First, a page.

How to Effectively Implement IT KPIs that Serve your Business

Effective target setting and monitoring progress is at the heart of every successful business and many companies use key performance indicators (KPIs) as their measure of success. But how do you implement IT KPIs that feed into other teams’ targets and ensure that they effectively serve the overall needs of your business? Let’s investigate. 

How to set good KPIs

In simple terms, a KPI is a goal that your business is working to achieve. KPIs can either be high level, encompassing the business as a whole, or they can be specific to departments, teams and even individual employees. Above all, KPIs need to be aligned with business strategy, as well as being actionable and measurable. Let’s look at each of these qualities in a bit more detail. 

  1. Aligned with business strategy – There’s no use having a KPI that doesn’t tie in to your overall company goals. For example, if the company KPI is to increase revenue by 25% by the end of the fiscal year, the IT team’s KPI might be to boost project completion rate by 40% within the same period. 
  1. Actionable – Every KPI should have an action plan attached to it which would outline steps for success. For example, in the case of the IT Team KPI above, there should be an action plan for improving efficiency within the team in order to boost the project completion rate. 
  1. Measurable – In order to be able to truly track progress against targets, you need to make sure that your KPIs are measurable. This means including a time frame by which they should be achieved, and as far as possible giving specific metrics which need to be reached. A BI or analytics tool can come in very handy when tracking progress. 

The IT KPIs that every business should track

Here are some of our suggestions of the ones that every business should be tracking. 

The percentage of projects delivered on time and on budget 

This is one of the best ways to track the overall performance of IT businesses. The outcome of this KPI enables decision-makers to understand the types of projects that are achievable within the company’s current resources, and to get a clear picture of where challenges and blockers might lie. They can then make an assessment of the improvements that might need to be made to company processes in order to improve on this KPI, or they might determine that some projects should be discontinued.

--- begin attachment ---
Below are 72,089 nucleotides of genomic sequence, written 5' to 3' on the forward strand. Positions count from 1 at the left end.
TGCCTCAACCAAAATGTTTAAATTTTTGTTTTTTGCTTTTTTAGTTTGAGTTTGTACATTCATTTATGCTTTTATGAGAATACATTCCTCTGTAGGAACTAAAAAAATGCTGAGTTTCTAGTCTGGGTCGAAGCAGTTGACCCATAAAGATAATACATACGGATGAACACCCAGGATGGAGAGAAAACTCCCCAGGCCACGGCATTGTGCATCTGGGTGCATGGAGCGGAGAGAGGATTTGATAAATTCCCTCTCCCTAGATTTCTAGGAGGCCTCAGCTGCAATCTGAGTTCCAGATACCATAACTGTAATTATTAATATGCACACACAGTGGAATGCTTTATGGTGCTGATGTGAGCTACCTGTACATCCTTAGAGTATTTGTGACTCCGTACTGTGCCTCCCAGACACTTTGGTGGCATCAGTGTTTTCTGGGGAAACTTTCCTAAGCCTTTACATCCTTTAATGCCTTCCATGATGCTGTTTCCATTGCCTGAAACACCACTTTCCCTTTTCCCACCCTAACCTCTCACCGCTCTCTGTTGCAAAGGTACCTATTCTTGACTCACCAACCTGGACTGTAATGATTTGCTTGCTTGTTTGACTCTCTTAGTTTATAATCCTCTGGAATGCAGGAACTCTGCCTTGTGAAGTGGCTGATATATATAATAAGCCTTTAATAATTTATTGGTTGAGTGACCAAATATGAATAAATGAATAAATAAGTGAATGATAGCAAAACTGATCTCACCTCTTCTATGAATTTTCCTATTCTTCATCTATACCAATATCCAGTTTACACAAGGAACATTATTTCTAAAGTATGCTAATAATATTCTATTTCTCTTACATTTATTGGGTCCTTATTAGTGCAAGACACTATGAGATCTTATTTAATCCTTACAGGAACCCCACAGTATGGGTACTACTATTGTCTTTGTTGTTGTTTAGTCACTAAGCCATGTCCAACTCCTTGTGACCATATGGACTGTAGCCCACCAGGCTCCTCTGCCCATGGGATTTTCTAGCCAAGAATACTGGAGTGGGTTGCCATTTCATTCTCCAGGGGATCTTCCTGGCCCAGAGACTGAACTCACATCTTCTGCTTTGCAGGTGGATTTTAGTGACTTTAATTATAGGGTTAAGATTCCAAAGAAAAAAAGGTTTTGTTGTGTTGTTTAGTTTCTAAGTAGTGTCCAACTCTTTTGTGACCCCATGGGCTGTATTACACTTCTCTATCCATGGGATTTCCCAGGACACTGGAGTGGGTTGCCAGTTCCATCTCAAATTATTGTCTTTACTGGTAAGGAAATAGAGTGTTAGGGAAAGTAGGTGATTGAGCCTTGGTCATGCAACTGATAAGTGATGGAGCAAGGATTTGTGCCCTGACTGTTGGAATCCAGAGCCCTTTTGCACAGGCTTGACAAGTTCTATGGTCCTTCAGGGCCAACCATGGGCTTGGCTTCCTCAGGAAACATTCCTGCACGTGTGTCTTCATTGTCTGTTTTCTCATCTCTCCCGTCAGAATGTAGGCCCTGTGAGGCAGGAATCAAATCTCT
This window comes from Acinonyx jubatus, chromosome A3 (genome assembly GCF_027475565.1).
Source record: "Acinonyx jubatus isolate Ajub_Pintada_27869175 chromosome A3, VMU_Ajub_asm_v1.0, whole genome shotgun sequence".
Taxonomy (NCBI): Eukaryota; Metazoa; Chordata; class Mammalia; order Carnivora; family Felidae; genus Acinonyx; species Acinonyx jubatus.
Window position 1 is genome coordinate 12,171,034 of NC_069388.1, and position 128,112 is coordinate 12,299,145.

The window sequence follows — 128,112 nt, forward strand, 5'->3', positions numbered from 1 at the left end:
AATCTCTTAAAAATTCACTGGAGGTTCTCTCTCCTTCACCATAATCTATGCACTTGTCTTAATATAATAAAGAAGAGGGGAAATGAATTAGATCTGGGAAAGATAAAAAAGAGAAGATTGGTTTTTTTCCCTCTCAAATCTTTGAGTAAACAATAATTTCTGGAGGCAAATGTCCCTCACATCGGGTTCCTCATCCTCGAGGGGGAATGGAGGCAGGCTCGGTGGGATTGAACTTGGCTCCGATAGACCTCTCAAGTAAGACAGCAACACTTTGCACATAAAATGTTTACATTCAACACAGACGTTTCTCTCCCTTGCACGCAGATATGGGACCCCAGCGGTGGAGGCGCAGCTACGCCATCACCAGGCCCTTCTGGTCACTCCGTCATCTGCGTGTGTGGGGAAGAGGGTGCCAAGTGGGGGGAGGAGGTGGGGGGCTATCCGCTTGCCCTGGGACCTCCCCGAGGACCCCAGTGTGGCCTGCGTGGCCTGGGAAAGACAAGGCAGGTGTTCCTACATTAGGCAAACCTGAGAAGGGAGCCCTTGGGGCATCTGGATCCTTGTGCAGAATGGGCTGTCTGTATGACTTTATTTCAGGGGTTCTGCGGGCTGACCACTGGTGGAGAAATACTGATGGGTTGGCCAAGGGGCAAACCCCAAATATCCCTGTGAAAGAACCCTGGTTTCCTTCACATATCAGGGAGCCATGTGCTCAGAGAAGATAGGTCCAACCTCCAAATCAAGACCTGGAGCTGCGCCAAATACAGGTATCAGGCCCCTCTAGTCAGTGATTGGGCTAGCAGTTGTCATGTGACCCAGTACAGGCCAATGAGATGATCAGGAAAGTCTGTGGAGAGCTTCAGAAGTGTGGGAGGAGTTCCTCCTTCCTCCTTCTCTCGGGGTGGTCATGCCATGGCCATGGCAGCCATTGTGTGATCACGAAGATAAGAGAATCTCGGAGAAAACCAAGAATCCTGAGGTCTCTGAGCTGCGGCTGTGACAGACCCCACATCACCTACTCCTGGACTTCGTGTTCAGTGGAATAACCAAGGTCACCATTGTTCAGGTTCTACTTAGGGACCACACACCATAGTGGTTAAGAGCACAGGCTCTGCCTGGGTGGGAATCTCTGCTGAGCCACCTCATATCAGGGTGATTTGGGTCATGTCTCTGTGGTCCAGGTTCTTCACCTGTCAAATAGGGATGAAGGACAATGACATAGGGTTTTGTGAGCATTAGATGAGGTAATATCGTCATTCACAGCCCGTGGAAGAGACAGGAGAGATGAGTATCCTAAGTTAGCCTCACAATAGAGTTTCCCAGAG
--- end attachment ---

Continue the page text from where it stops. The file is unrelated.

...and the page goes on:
Return on investment for IT

ROI is an important metric for many marketing departments, but it is also relevant to IT. It measures the efficiency of your company’s IT spending. But it should be about more than just cost savings vs revenue increases. IT departments should track metrics that cover a whole range of performance measures, including the number of new clients in a given period, customer satisfaction levels and number of referrals. 

IT ROI should ultimately be about the benefits delivered by your IT infrastructure, divided by the amount of money invested in it. But note that the benefits will be different depending on your company and the sector in which you operate. 

IT Spend Vs Plan

This is a metric that compares your actual IT spend to what you’d budgeted for the same period. Simply put, it helps you to track whether you are budgeting correctly, and whether you might need to make cutbacks on spending before it spirals out of control. This KPI is important because if the department overspends, it might mean that budget cuts need to be made in other areas of the business. 

Number of IT employees per customer

While there is no ideal ratio for this KPI, it enables you to track whether you’re effectively serving the needs of end users. Naturally the higher the ratio of employees to customers, the more likely their tasks or challenges will be resolved quicker – but at the same time, the higher your costs will be. This KPI is particularly useful for businesses that are looking to scale, as it enables company leaders to effectively balance needs and resources.

Server downtime

Downtime is the term for the amount of time in which a system is not operational. Naturally, having a very low percentage of downtime is favorable as it reduces the risk of data loss and productivity. High downtime can even result in a loss of clients, so it’s something that’s definitely worth paying attention to, as it impacts the entire business. 

The takeaway

When formulating IT KPIs, it’s important to make sure that they are grounded in the company strategy and that they effectively feed into the targets of different departments. That’s why it’s always best to start target-setting at company level, and then to drill down into team KPIs. It’s also worth sense-checking the KPIs with senior leaders from different teams to ensure overall alignment. Only then can you rest assured that your IT KPIs will truly serve your company.  

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